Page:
Likelihood of clinics to refer pediatric hypertension patients to nephrology

dc.contributor.authorKhanna, Alisha
dc.creatorNoorani, Sahil
dc.description.abstractPurpose Physician adherence to diagnostic criteria for pediatric hypertension (HTN) remains an area of active research. We investigated which specialty clinics were more likely to appropriately refer hypertensive patients to a nephrology clinic. Methods A retrospective study was conducted on patients, aged 3-18 years, who were referred to the Cook Children's Medical Center (CCMC) nephrology clinic for elevated blood pressure (EBP) over a 3-year period. Patients were excluded if they were referred previously, were referred for other conditions, or did not have ≥1 prior visit at CCMC with blood pressure recorded. Up to 10 prior visits with EBP were recorded for each patient. Analyses were performed to determine which clinics were more or less likely to refer to CCMC nephrology for hypertension. Results There were 120 patients referred with a total of 626 prior visits recorded with EBP; thus, in 16% of recorded visits with EBP, patients were referred to nephrology. Visits to outside clinics (35%) were more likely to give referrals than were visits to CCMC clinics (13%). Primary care (20%), emergency and urgent care (18%), and especially cardiology (29%) clinics were prone to refer. However, endocrinology (13%), neurology (2%), and other specialty clinics (9%) were less likely to refer. Conclusion Cardiology clinics were especially likely to refer, whereas neurology clinics were unlikely to refer for hypertension. This disparity could be attributed to unfamiliarity with the diagnostic criteria apparently linked to specialty-related exposure to this patient population. These results have implications for provider education at CCMC.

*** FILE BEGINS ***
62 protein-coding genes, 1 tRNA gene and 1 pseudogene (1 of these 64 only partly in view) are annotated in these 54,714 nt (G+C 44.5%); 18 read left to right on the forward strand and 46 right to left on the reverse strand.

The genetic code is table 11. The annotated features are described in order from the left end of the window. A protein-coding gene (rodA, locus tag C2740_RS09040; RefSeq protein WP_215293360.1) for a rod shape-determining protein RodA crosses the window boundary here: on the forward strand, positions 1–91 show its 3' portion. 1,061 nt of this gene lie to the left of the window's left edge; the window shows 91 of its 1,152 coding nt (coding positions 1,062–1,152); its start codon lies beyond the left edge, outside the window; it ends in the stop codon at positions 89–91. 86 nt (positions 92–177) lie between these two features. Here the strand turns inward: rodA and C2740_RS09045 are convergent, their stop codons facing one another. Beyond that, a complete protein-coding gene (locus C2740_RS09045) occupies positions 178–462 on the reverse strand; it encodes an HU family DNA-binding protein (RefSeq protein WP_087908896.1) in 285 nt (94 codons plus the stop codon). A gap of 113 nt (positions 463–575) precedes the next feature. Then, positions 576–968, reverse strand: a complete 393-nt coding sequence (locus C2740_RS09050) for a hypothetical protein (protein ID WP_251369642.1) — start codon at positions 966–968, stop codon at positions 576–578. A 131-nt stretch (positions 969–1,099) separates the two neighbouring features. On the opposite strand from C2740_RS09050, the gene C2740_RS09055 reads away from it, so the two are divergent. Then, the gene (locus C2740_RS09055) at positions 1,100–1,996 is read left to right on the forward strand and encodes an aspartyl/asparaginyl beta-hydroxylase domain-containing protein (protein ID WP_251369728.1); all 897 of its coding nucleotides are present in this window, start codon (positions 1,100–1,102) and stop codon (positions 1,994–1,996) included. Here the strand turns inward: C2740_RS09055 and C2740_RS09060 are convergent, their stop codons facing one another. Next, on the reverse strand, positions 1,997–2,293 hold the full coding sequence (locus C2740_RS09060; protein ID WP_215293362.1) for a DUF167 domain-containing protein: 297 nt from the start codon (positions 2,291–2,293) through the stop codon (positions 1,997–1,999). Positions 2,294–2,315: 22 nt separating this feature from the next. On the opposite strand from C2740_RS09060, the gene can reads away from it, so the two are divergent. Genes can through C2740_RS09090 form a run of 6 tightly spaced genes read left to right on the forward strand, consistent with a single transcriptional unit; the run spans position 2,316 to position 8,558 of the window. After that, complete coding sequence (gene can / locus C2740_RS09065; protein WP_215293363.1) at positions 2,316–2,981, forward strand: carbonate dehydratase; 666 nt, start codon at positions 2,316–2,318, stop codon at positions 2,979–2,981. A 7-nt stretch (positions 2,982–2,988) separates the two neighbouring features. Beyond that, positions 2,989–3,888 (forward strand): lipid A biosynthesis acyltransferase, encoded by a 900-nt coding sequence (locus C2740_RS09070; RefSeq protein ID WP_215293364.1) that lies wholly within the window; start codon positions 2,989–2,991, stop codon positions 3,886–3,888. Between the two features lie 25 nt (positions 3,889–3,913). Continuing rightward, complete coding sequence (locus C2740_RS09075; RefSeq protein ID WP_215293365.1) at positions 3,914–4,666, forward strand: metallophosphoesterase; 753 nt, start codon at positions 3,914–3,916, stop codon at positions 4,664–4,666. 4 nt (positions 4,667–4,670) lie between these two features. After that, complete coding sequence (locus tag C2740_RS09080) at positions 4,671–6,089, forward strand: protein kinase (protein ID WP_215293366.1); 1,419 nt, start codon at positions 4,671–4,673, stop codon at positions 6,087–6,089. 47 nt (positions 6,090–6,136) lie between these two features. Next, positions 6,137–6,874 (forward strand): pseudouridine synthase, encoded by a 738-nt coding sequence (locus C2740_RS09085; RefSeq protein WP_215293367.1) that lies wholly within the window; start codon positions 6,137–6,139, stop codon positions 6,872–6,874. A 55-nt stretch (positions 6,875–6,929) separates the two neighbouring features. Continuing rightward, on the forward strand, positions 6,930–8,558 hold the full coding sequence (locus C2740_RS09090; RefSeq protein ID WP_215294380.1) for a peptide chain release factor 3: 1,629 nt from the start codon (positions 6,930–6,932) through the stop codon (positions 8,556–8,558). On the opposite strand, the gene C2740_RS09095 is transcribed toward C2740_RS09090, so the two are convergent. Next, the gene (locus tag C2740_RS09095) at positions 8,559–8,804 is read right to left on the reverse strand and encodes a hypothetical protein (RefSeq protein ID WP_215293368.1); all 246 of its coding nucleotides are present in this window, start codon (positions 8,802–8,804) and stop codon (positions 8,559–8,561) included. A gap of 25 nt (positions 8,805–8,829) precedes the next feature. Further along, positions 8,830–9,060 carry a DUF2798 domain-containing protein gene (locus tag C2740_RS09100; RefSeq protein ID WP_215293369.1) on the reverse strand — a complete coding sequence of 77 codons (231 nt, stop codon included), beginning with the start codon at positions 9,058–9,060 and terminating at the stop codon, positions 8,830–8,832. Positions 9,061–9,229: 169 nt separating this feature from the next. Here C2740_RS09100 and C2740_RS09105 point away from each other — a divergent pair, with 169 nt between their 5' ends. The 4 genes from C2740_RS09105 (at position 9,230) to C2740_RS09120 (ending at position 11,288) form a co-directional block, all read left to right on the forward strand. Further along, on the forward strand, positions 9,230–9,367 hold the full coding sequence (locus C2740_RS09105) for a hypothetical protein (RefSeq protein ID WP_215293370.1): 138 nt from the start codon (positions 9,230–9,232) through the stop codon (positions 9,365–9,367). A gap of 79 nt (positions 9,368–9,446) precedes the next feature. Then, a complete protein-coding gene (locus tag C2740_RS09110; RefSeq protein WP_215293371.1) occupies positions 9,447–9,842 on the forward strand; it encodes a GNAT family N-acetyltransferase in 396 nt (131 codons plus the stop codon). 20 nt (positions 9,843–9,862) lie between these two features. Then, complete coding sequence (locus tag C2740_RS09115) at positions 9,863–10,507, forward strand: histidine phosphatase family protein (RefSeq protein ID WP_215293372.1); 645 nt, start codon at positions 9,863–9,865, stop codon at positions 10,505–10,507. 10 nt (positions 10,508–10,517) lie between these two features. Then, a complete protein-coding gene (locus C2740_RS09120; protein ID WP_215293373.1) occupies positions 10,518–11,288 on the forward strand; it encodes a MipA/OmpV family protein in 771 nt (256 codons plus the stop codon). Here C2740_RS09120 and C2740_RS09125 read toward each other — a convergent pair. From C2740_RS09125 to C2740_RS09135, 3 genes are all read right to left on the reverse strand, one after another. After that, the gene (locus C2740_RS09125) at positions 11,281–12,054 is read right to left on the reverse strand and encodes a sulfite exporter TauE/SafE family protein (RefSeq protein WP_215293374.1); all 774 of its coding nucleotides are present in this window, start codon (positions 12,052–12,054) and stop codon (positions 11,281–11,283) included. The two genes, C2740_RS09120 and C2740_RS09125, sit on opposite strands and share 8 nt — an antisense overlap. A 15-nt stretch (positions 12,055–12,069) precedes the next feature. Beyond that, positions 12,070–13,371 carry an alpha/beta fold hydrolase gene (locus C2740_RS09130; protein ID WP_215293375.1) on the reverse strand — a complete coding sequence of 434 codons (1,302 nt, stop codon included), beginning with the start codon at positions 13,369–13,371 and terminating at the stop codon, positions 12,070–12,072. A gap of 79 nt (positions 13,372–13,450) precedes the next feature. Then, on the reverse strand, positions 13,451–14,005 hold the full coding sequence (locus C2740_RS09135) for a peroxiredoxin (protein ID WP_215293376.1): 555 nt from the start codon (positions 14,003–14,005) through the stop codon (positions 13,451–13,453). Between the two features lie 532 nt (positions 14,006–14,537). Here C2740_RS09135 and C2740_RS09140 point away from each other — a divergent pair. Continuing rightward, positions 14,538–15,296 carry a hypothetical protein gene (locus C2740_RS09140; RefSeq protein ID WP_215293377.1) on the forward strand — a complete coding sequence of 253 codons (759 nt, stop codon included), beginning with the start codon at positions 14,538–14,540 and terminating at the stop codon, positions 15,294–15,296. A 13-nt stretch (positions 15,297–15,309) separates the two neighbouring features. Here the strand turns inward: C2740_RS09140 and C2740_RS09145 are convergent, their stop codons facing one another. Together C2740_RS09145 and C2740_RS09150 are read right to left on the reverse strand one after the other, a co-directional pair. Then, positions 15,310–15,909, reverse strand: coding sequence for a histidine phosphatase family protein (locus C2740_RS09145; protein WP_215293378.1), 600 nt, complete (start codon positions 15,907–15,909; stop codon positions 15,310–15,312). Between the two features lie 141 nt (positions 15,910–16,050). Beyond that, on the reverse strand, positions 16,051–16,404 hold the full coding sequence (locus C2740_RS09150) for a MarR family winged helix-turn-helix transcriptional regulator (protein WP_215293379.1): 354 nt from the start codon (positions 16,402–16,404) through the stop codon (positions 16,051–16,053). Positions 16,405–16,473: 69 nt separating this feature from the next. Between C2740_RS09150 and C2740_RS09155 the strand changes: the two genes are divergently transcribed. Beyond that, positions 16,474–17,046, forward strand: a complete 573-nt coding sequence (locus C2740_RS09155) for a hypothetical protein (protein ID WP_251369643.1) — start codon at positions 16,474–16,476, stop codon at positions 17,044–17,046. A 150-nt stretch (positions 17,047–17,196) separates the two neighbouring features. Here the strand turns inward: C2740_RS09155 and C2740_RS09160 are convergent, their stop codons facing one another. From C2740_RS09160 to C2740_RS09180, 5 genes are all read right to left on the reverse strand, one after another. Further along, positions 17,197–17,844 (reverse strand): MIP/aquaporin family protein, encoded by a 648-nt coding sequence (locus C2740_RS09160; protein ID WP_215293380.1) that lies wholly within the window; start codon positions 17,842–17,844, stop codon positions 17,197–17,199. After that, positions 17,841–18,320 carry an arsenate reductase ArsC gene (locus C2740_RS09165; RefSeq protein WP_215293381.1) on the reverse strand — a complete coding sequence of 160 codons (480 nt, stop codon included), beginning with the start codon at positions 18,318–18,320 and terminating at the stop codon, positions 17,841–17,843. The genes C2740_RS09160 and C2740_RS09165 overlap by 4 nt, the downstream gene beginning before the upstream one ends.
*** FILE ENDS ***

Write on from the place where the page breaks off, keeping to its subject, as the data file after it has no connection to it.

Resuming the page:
dc.titleLikelihood of clinics to refer pediatric hypertension patients to nephrology